For a quarter century after the war, Fort Bend County saw many of its plantations go under. Sugar Land was one of the few that survived, but barely. The labor was supplied by freed slaves and, in 1871 with the passage of a new law, convict laborers were contracted to work the fields and mills. After struggling for a long time, the heirs of Kyle and Terry sold off their plantation to Col. Edward H. Cunningham. A friend of Cunningham, Littleberry Ellis, whose father and uncle were signers of the Texas Declaration of Independence, began buying nearby plantations. Eventually the two men joined their properties and formed a partnership.
Roger Bollinger, the great-great-grandson of Ellis, said he was surprised to learn that his ancestor utilized convict labor to work the plantation. Although legal, the practice was unscrupulous and unethical.
“It wasn’t just Cunningham and Ellis using convicts, that’s for sure,” he said.
According to the Sugar Land Heritage Foundation, “The inmates worked in the wet sugar cane fields, many falling victim to the periodic epidemics of fevers. The brutal working conditions caused bitter convicts to call Sugar Land the ‘Hell hole on the Brazos.’”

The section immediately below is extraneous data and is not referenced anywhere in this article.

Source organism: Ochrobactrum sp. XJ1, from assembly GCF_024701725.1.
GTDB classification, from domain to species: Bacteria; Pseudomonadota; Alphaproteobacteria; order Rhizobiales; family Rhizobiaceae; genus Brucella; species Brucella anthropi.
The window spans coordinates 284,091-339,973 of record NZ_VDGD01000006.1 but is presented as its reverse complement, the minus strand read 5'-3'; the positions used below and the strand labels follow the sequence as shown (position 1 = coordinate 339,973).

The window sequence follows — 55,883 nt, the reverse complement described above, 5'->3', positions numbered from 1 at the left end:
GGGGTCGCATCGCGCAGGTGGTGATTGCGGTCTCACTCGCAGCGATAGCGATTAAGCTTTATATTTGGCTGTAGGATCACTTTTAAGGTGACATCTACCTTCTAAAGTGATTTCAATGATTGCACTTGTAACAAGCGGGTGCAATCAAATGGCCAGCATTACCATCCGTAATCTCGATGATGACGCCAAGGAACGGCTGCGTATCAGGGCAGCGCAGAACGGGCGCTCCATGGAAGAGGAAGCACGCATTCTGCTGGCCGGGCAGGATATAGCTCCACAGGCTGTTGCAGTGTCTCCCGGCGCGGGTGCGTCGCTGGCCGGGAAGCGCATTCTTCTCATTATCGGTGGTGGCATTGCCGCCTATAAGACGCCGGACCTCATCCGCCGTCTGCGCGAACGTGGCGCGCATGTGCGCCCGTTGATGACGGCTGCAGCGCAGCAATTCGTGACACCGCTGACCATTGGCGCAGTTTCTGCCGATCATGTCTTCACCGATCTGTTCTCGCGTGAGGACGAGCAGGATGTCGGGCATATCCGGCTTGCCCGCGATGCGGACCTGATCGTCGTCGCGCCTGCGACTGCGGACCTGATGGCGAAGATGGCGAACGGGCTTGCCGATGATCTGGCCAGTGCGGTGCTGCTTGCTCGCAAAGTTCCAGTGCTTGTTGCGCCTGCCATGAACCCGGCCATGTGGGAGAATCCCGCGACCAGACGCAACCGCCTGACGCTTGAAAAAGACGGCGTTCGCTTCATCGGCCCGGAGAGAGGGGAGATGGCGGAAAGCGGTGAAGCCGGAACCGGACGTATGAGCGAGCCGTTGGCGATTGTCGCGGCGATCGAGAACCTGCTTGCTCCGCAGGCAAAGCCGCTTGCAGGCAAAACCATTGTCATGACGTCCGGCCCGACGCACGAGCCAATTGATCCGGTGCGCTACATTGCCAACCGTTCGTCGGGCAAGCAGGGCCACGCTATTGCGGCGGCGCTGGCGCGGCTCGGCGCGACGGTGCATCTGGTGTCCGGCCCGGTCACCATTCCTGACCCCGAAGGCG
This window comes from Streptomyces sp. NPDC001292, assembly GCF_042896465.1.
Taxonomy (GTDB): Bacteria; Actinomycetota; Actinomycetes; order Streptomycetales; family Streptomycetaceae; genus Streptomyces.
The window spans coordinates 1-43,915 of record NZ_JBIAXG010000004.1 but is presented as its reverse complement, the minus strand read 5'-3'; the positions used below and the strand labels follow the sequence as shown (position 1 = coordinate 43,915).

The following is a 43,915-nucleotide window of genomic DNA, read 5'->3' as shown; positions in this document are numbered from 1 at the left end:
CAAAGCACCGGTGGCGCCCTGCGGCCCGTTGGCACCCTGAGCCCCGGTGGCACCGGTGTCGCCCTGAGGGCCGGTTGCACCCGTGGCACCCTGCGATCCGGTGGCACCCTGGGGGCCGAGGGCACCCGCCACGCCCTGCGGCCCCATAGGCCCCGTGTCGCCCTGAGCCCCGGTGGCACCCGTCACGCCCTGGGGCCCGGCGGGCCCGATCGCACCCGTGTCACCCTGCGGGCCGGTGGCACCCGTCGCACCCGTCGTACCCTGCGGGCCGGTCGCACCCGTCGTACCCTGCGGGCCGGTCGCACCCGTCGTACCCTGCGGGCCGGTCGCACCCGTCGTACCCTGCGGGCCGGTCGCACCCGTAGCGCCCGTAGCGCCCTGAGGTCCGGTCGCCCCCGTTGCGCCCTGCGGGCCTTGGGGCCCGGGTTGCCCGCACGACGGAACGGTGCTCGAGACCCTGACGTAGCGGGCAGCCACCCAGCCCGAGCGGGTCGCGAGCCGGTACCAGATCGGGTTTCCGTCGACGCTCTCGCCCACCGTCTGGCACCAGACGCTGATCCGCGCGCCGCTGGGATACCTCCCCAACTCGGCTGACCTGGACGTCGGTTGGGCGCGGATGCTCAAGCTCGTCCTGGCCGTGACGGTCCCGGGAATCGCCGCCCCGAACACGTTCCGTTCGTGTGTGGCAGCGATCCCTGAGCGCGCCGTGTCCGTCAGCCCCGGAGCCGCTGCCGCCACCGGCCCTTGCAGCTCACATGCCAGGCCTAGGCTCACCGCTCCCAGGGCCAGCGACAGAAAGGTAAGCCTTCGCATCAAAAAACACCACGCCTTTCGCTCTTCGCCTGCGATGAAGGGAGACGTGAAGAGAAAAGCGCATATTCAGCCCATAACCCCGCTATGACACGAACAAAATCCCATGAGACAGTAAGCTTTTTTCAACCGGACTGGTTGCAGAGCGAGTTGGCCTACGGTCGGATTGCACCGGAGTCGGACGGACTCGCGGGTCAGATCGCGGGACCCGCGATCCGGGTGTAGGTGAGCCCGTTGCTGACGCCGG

Bollinger, 67, lives in Pennsylvania but his roots are deep in Sugar Land. His mother was Rita Handly, who was the daughter of Rita Lenore Turner, who was the daughter of Pink Ellis, who was one of the twin children of Littleberry Ellis. Pink’s twin brother died shortly after birth, as did their mother.
Cunningham invested more than $1 million in a sugar refinery, a new raw-sugar mill, a paper mill, and the fourteen-mile Sugar Land Railroad in the 1890s. One of the mills built by Cunningham and Ellis became known as the Imperial mill. The partnership eventually dissolved with each man retaining his original property and Ellis getting the Imperial mill. In 1884, Ellis’s health began to fail and he turned control of his plantation over to his sons, Will and C.G. Ellis. The two brothers were not exactly good stewards of the land.
Will Ellis was killed in a gunfight in 1896 and his brother was shot to death in 1906 in a gunfight with a sergeant of his convict guards. The death of C.G. Ellis left the plantation and a $240,000 debt to his wife and mother. Now bankrupt, the properties of Ellis and Cunningham were eventually purchased by I.H. Kempner and W.T. Eldridge in 1907. At that time the sugar refining process was expanded to what is now known as Imperial Holly Corp.
(Editor’s note: Information for this story came from the book “Sugar Land, Texas and Imperial Sugar Company” by R.M. Armstrong, and the websites of the Sugar Land Heritage Foundation and the City of Sugar Land.)